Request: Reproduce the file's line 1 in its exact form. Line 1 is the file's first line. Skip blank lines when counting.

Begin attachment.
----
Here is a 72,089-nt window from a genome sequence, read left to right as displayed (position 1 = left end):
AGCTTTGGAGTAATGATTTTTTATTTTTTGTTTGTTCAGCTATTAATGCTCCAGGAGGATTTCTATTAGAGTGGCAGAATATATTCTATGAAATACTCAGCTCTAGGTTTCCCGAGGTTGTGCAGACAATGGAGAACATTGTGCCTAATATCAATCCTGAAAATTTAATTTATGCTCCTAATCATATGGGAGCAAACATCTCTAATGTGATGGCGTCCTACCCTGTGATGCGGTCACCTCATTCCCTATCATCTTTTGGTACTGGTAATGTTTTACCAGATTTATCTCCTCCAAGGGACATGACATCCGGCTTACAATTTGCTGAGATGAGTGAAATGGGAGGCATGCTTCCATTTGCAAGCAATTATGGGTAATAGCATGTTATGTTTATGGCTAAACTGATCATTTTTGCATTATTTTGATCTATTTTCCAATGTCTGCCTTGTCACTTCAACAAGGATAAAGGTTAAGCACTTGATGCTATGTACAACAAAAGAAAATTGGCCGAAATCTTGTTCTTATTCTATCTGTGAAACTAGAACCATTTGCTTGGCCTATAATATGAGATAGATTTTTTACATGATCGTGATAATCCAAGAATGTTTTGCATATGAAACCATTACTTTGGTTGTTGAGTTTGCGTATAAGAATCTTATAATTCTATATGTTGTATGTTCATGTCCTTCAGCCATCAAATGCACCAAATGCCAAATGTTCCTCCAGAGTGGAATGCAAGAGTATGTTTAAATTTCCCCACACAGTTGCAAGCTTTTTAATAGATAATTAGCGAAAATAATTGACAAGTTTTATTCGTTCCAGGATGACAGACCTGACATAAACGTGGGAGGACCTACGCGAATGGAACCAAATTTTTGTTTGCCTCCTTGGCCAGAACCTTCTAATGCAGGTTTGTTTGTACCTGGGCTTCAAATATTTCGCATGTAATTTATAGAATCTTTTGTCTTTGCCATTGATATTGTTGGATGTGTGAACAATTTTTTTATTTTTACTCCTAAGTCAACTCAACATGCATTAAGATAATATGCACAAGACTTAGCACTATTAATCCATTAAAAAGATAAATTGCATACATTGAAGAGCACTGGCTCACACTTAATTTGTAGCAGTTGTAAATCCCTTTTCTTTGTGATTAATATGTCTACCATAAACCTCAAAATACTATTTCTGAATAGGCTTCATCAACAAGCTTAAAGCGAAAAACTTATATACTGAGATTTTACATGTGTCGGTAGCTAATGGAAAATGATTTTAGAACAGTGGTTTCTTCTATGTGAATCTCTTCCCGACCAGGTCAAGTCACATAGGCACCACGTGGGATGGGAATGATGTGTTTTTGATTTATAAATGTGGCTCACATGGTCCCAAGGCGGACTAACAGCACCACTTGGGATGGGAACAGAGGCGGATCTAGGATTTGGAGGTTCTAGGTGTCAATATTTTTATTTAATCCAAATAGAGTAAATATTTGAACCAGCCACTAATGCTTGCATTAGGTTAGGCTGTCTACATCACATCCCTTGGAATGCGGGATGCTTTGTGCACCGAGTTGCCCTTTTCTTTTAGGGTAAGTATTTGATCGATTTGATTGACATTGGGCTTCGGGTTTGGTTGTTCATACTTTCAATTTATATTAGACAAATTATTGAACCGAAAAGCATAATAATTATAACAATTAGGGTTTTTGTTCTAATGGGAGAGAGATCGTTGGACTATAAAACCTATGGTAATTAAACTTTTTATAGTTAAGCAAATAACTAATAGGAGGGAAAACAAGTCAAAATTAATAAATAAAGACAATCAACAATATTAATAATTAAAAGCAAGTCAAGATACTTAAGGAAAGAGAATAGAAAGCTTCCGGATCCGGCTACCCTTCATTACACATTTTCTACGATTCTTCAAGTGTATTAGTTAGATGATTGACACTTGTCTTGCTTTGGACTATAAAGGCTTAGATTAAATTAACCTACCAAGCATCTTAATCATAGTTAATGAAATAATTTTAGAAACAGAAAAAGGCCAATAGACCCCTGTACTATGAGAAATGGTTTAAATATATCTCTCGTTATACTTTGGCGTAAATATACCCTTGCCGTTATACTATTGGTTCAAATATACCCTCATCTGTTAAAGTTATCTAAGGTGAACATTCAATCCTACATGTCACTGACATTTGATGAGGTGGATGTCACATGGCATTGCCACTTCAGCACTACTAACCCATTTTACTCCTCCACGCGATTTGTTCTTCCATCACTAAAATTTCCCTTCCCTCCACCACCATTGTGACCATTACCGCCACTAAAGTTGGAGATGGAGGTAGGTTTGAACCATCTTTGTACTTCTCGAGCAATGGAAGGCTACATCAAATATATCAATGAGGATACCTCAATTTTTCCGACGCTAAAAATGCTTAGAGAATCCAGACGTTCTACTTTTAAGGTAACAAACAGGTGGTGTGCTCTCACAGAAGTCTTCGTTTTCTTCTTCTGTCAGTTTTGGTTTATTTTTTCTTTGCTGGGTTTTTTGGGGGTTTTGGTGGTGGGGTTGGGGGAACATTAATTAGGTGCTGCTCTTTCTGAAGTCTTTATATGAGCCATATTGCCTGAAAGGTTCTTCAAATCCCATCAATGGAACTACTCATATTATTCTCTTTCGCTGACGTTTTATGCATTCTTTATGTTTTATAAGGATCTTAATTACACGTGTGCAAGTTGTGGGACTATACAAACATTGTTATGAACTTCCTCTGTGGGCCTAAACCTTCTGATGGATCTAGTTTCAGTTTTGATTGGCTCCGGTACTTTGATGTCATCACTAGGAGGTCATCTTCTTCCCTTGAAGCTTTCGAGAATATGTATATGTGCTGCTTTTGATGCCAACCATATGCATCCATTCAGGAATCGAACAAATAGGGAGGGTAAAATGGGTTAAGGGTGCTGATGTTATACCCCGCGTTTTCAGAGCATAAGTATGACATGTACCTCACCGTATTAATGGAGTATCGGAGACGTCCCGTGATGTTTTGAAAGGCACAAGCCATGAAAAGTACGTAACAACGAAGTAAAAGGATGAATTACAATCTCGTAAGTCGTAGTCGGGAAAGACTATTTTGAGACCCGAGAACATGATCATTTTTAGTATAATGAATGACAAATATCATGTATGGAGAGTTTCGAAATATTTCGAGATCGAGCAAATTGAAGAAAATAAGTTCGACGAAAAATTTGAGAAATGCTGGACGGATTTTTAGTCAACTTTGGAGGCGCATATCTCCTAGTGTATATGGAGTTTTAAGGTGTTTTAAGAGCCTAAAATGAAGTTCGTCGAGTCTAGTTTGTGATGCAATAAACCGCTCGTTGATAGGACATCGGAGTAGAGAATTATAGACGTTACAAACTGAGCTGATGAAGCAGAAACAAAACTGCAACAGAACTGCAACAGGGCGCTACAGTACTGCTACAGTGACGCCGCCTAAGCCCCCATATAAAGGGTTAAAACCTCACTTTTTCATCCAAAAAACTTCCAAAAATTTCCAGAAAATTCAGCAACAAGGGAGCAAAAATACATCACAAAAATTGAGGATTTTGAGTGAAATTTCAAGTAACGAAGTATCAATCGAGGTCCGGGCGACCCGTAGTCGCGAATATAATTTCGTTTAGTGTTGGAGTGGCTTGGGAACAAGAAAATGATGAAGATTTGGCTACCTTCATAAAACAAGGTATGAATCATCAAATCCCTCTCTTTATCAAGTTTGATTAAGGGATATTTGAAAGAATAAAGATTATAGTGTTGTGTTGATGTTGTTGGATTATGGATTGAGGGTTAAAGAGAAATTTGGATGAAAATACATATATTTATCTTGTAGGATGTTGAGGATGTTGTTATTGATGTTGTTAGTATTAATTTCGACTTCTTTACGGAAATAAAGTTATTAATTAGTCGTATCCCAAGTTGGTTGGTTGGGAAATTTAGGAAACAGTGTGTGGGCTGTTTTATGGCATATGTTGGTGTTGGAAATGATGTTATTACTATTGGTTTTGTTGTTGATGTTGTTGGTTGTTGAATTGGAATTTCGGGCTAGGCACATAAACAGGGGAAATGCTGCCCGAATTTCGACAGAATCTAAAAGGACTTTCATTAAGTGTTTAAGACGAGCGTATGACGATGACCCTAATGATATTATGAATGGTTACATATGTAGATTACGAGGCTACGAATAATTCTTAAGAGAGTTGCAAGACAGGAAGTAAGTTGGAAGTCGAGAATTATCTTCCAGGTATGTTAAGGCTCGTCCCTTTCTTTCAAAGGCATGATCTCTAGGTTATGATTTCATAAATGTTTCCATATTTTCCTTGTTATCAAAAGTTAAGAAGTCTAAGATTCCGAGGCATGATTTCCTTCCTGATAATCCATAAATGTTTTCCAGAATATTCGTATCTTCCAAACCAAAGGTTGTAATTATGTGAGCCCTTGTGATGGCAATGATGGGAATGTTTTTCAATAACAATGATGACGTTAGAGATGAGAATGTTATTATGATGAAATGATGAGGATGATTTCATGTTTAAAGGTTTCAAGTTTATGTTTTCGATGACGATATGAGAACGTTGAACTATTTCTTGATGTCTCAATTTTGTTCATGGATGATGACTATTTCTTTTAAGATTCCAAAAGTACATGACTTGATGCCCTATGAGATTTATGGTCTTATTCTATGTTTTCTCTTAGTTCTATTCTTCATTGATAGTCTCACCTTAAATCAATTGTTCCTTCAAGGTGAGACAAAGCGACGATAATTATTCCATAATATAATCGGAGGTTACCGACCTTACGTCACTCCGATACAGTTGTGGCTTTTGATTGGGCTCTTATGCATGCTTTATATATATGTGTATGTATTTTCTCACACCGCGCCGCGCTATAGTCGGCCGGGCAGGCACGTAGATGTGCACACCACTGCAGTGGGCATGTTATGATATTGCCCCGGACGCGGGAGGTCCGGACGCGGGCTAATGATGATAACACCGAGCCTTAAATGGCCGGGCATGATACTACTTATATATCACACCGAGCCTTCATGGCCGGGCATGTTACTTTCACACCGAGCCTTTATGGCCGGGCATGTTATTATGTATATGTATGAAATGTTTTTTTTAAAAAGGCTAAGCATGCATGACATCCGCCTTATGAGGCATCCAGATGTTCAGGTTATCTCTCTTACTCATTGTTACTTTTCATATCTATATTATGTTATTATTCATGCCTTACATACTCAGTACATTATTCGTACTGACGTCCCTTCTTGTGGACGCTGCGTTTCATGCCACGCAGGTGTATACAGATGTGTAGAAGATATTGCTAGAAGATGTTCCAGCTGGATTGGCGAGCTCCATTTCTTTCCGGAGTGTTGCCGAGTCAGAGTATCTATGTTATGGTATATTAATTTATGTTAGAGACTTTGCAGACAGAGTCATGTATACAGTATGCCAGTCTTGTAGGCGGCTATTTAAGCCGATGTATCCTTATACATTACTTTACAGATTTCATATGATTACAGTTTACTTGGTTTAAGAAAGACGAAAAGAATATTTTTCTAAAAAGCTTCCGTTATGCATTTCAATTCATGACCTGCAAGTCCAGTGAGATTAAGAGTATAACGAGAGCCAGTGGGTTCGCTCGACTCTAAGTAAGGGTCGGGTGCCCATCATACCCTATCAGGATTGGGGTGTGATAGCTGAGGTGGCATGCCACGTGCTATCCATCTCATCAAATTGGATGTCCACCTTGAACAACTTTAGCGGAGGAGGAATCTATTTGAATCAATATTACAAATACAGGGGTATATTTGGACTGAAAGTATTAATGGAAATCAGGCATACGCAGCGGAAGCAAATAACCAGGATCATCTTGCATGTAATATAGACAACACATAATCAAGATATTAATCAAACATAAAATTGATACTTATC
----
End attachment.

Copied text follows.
Here is a 72,089-nt window from a genome sequence, read left to right as displayed (position 1 = left end):